Stage wins for Sébastien Loeb and Toby Price on Dakar day two

Toby Price © Red Bull

A flat out race of over 275km defined day two at the 2017 Dakar Rally as some pre-race favourites made big statements in the car and bike races. There was no catching Sébastien Loeb (FRA) of Team Peugeot Total in the car contest while Toby Price (AUS) of the Red Bull KTM Factory Team was quickest on two wheels between Resistencia and San Miguel de Tucumán.


Nine-time WRC title winner Loeb and his co-driver Daniel Elena (MON) have wasted little time adding to the four stage victories they collected during their Dakar debut 12 months ago. This duo and their Peugeot 3008 DKR powered through a course that allowed them to press home their two-wheel drive advantage over their competitors while showing unbelievable car control.

Loeb’s closest challenger was yesterday’s stage winner Nasser Al-Attiyah (QAT) as the Toyota Gazoo Racing driver came home 1m23m behind the Frenchman. The Qatari is now 28s behind Loeb in the general classification as an intriguing battle begins to emerge. Nasser has even taken the unorthodox step of removing the air conditioning unit from his Hilux to cut down on the vehicle’s overall weight in a bid for improved power.

The leading drivers also have team-mates in close attendance at the head of the leaderboard with Peugeot’s Carlos Sainz (ESP) third overall and Toyota’s Giniel De Villiers (RSA) sitting fourth. Loeb was tucked in behind De Villiers for the last 70km of today’s special stage because the amount of dust would not let the Frenchman get close enough to the South African to sound the sentinel.

The PEUGEOT 3008 DKRs of Stéphane Peterhansel (FRA) and Cyril Despres (FRA) slipped a little off the pace on Stage Two. Despres suffered from a damaged sentinel antenna which made overtaking motorbikes tricky in places on today’s stage. Both Frenchmen are now aiming to cut the gap between themselves and the leaders in the coming stages.

It was also a race of attrition on the bikes and the man to step up to the plate was none other than reigning champ Toby Price. The first-ever Australian to win the Dakar stayed on the pace to secure his 7th stage victory at the toughest motorsport event on the planet.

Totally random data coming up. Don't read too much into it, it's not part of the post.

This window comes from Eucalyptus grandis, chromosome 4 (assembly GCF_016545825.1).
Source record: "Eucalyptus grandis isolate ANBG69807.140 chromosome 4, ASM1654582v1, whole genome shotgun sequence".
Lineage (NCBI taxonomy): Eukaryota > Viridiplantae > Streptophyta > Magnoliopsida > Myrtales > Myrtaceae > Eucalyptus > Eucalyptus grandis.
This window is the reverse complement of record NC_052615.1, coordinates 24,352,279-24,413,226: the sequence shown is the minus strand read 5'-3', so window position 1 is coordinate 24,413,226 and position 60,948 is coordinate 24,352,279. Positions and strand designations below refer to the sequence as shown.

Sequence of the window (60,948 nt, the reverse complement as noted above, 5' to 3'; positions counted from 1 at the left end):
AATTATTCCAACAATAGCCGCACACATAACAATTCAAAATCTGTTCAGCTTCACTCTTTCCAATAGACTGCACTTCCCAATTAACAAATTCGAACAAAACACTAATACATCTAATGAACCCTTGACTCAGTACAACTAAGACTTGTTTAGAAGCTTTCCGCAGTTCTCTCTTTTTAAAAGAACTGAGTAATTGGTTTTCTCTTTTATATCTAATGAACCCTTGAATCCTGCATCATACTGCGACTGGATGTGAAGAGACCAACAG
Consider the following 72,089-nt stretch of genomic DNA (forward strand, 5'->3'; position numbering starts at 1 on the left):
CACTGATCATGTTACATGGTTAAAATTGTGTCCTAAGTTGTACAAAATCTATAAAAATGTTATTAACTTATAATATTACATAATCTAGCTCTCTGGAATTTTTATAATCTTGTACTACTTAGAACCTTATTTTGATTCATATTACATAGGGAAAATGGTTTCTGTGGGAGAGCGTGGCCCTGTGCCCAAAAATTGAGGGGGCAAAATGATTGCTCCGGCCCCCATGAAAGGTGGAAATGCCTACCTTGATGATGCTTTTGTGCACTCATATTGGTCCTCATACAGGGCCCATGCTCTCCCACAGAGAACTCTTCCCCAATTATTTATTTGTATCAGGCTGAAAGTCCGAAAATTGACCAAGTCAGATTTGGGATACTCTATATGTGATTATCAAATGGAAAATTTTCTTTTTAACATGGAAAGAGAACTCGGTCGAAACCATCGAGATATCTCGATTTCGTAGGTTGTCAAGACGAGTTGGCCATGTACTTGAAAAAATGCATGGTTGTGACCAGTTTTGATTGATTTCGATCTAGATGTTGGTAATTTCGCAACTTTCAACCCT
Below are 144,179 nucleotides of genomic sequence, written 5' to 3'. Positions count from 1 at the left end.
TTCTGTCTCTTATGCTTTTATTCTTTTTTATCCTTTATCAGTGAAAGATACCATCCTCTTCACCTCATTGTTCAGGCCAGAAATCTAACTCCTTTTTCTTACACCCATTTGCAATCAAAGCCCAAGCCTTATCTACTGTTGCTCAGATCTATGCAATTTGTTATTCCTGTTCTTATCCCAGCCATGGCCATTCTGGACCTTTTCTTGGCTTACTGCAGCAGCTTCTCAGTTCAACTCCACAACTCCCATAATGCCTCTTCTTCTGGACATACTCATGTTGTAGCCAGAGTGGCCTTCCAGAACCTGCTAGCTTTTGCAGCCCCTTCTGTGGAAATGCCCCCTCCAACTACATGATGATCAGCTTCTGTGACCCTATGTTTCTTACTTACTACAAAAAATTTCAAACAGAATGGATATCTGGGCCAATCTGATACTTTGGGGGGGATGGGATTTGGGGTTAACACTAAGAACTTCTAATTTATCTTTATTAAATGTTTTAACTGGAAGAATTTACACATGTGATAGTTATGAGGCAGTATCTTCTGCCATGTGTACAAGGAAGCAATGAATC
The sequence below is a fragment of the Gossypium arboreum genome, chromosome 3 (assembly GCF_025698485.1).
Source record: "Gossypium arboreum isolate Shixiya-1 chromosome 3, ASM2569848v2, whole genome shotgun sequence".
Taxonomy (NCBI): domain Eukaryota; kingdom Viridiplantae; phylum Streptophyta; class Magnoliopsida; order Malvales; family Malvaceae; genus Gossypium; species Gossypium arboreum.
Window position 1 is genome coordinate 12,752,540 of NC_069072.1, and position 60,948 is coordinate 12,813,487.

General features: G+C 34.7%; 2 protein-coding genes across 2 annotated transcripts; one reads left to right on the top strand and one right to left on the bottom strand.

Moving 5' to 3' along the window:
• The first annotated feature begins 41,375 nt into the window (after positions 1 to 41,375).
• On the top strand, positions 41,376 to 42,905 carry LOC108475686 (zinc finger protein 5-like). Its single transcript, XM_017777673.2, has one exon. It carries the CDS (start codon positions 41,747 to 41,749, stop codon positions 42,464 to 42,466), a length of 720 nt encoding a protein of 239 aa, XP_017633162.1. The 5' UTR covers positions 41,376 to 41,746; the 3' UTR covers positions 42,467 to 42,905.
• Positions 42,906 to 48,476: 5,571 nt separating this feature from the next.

Price’s fellow Red Bull KTM Factory Team members Matthias Walkner (AUT) and Sam Sunderland (GBR) also fought hard on a stage that saw the speedometer hitting 170kph. Sunderland now sits third in the overall standings behind Price in the lead while Walkner finds himself 7m39s behind due to a five-minute penalty on account of losing his stamp card on the stage. Offering stern competition to the KTM riders on the opening days of the Dakar have been the Honda Factory Team and this battle promises plenty of drama in the coming days.

Over in the quad race Ignacio Casale (CHI) kept pace with the quickest riders to pick up fourth place on the stage and climb to fifth overall. With 6m25s to make up on quad leader Pablo Copetti (ARG) there’s plenty for the Chilean racer to get his teeth into on the upcoming stages.

Team Kamaz Master continue to practise patience in the truck race as they keep overall leader Martin Van Den Brink (NLD) in their sights. Dmitry Sotnikov is second in the general classification, just 3m09s behind the Dutch leader, while fellow Kamaz truckers Eduard Nikolaev, Anton Shibalov and Ayrat Mardeev are all poised for a leap up the rankings.

Tomorrow sees a rise in altitude as the Dakar convoy heads west to San Salvador de Jujuy, reaching 5,000 metres above sea level on the way. Cars, bikes and quads have more than 350km of timed racing ahead of them with plenty of offroad challenges to overcome. In addition to the altitude, there’s some testing navigation to come early on tomorrow. It’s a shorter route for the trucks but the 199km against the clock still has plenty of potential pitfalls for crews such as Team Kamaz Master to watch out for.

Sébastien Loeb #309: “It was a very fast stage and I had good drive today. The car was working very well and when I had the chance I was able to push. Now we will move to stages where navigation will be more important and that’s a different type of challenge.”

Nasser Al-Attiyah #301: “Today we started as the first car and that is never easy so I think we did a really good job. There was danger on the stage so I’m glad that we could stay safe. We’re in a good position for tomorrow’s stage.”

Carlos Sainz #304: “It was a very fast special stage today but there were no big problems so we could enjoy a good day of racing.”

Giniel De Villiers #302: “The first 100km were totally flat out and dangerous with big jumps and big ditches. We had one moment that was a little bit on the nose. All in all I’m happy with our performance today.”

Toby Price #1: “Today was all about speed on a lot of fast roads. I got caught up in a bit of dust with the first two riders I caught up with but other than that things went well. It wasn’t a tricky day for navigation but there were a lot of animals on the track. You can’t put a cow on the roadbook so when they’re popping up on you everywhere it becomes a difficult day. But I’m here at the finish line so I can’t complain.”

Matthias Walkner #16: “The average speed today must have been at least 120 kph. The route was straight with only about 20 corners the whole way. The top speed I hit was around 170 kph I guess, when you get to that speed you don’t look to see where the needle is.”

Sam Sunderland #14: “It was a tough stage among the wildlife and vegetation but I think our team can be happy with our results. I think tomorrow is where a lot of the navigation is going to start. Also we start to head towards Bolivia which should bring the temperatures down.”

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